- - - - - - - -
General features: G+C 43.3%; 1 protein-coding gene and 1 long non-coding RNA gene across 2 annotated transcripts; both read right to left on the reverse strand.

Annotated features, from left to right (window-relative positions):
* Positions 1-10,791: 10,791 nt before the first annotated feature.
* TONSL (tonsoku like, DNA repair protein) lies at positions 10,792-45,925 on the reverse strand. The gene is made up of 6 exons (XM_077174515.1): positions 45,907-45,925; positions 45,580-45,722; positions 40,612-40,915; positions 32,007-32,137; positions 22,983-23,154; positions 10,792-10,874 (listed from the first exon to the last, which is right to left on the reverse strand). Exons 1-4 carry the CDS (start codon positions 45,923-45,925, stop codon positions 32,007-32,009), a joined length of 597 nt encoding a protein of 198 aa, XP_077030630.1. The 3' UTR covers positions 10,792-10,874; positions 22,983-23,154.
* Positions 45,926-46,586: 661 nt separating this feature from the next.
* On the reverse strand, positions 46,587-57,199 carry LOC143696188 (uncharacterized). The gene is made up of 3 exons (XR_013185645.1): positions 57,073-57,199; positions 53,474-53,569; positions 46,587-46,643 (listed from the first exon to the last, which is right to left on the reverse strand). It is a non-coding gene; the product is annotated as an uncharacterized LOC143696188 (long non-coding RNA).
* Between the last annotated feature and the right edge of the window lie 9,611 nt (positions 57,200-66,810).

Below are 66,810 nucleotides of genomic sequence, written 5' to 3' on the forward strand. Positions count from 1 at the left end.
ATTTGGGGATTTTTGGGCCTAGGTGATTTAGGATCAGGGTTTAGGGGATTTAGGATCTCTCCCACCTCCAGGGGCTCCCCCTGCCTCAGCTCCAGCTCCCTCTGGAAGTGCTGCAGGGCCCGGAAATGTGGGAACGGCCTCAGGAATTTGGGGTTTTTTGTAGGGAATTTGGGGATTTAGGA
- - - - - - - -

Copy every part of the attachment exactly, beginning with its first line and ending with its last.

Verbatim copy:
General features: G+C 43.3%; 1 protein-coding gene and 1 long non-coding RNA gene across 2 annotated transcripts; both read right to left on the reverse strand.

Annotated features, from left to right (window-relative positions):
* Positions 1-10,791: 10,791 nt before the first annotated feature.
* TONSL (tonsoku like, DNA repair protein) lies at positions 10,792-45,925 on the reverse strand. The gene is made up of 6 exons (XM_077174515.1): positions 45,907-45,925; positions 45,580-45,722; positions 40,612-40,915; positions 32,007-32,137; positions 22,983-23,154; positions 10,792-10,874 (listed from the first exon to the last, which is right to left on the reverse strand). Exons 1-4 carry the CDS (start codon positions 45,923-45,925, stop codon positions 32,007-32,009), a joined length of 597 nt encoding a protein of 198 aa, XP_077030630.1. The 3' UTR covers positions 10,792-10,874; positions 22,983-23,154.
* Positions 45,926-46,586: 661 nt separating this feature from the next.
* On the reverse strand, positions 46,587-57,199 carry LOC143696188 (uncharacterized). The gene is made up of 3 exons (XR_013185645.1): positions 57,073-57,199; positions 53,474-53,569; positions 46,587-46,643 (listed from the first exon to the last, which is right to left on the reverse strand). It is a non-coding gene; the product is annotated as an uncharacterized LOC143696188 (long non-coding RNA).
* Between the last annotated feature and the right edge of the window lie 9,611 nt (positions 57,200-66,810).

Below are 66,810 nucleotides of genomic sequence, written 5' to 3' on the forward strand. Positions count from 1 at the left end.
ATTTGGGGATTTTTGGGCCTAGGTGATTTAGGATCAGGGTTTAGGGGATTTAGGATCTCTCCCACCTCCAGGGGCTCCCCCTGCCTCAGCTCCAGCTCCCTCTGGAAGTGCTGCAGGGCCCGGAAATGTGGGAACGGCCTCAGGAATTTGGGGTTTTTTGTAGGGAATTTGGGGATTTAGGA